January 20, 2009

Thoughts on directing Macbeth


Classic Theatre International, which I founded, was an American company dedicated to performing Shakespeare and contemporary classics throughout the world. One of those productions was Macbeth.

We interpreted Macbeth as an in-depth study of fear and tyranny and as one of Shakespeare’s most brutal and savage plays. Our Macbeth does not enter from battle as a finely-robed, unmarked general who has the sophisticated soul of a poet, but rather as a bloodied, scarred, intrepid, unsurpassed gladiator. Macbeth’s imagery expresses his subconscious mind but that in no way makes him a poet. Neither is he a victim of circumstances or a man whose fate is determined by supernatural influences or an overbearing wife. He is one of those people who would love to enjoy the fruits of treachery without having had to commit the treachery, thereby retaining a clean conscience even as he reaps the results of evil. Macbeth knows what he wants and what he must do to get it.

The idea of killing Duncan occurs to him before he is confronted by the three sisters. He tells his wife of his desires because he knows that she will give him the emotional and moral support he most desperately needs in order to achieve them. Macbeth has no predisposition to murder, merely an inordinate ambition and a lust for power that make murder itself seem a lesser evil than a failure to secure the crown. After he commits the murder it is fear, not guilt that infects Macbeth’s dreams and causes his intense paranoia.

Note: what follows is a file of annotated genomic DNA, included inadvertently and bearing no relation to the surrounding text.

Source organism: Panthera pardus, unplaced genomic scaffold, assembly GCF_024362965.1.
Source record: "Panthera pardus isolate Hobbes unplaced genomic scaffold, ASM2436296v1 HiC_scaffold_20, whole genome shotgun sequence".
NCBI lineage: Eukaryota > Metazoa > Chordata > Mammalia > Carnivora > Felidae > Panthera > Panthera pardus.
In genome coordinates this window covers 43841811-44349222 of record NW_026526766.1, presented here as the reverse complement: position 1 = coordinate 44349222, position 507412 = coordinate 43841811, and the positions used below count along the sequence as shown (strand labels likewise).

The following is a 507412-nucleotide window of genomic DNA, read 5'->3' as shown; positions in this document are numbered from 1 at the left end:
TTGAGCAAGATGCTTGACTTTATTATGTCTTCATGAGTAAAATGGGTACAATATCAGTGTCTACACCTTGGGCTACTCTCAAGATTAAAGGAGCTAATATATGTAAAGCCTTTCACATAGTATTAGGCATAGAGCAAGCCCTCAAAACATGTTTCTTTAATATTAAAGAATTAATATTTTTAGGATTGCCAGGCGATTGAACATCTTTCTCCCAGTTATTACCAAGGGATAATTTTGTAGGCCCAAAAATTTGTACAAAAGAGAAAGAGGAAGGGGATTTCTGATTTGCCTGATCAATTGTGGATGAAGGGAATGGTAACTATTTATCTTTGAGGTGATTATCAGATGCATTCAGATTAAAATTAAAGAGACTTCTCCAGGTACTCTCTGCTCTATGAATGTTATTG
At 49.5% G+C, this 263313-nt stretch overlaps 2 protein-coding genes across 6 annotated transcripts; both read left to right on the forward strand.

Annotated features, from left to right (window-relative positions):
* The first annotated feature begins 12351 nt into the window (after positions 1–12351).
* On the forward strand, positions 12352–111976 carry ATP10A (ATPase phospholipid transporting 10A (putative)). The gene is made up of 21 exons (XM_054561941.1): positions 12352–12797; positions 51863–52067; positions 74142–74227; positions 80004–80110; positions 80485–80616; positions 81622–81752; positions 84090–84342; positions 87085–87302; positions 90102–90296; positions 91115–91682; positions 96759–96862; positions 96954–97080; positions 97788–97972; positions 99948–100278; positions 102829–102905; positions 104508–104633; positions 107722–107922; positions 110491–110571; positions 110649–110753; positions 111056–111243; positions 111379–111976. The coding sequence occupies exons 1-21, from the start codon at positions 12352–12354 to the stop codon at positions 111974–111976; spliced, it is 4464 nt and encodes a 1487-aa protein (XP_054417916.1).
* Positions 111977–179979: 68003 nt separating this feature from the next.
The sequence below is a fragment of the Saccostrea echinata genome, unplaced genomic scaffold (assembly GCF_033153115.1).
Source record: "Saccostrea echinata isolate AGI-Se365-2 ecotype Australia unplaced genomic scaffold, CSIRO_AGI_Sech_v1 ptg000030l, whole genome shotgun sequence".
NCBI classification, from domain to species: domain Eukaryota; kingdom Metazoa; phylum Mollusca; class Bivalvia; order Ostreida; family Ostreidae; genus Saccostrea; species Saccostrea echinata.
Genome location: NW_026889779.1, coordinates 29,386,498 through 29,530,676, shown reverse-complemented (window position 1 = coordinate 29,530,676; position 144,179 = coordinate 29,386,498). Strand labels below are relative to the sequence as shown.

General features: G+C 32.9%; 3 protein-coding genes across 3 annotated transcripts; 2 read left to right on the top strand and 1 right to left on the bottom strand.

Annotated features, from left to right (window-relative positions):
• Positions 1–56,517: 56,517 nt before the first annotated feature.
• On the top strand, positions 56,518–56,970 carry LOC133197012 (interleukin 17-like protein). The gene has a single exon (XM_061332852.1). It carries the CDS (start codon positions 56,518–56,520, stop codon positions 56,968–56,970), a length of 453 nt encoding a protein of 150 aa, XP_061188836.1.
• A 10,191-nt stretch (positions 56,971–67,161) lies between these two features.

Macbeth and Lady Macbeth are devoid of pathos and tenderness. They are not innocent sufferers but self-corrupted and guilty workers of horror. They do not command our affection or our sympathy, but we should be riveted, astounded and overwhelmed by their passion, brutality and determination. Above all they are human beings and not unreal monsters or evil incarnate. In Macbeth there are no neutral characters. Every person opposes, allows or encourages the tyranny unleashed by Macbeth. We do not treat the witches as supernatural beings but as the outward manifestation of Macbeth’s inner struggles and desires. Macbeth’s inner struggle and turmoil are expressed literally and theatrically.

I trained the company not to treat poetry as a strange, peculiar or awkward form of speech but as an absolutely natural and necessary way of expressing the highest and most profound thoughts in the most precise and perfect way possible. We tried to combine the perfect blending of the cerebral and the emotional; the thinking heart as Victor Hugo called it. This, plus a reverence for clarity and form, overcame much of the language barrier we encountered.

Our goal was not to perform only once in a city but to return year after year with the purpose of enriching all our lives. I firmly believe that there is a universal language that can be expressed through the correct combination and execution of text, mind, voice and body.

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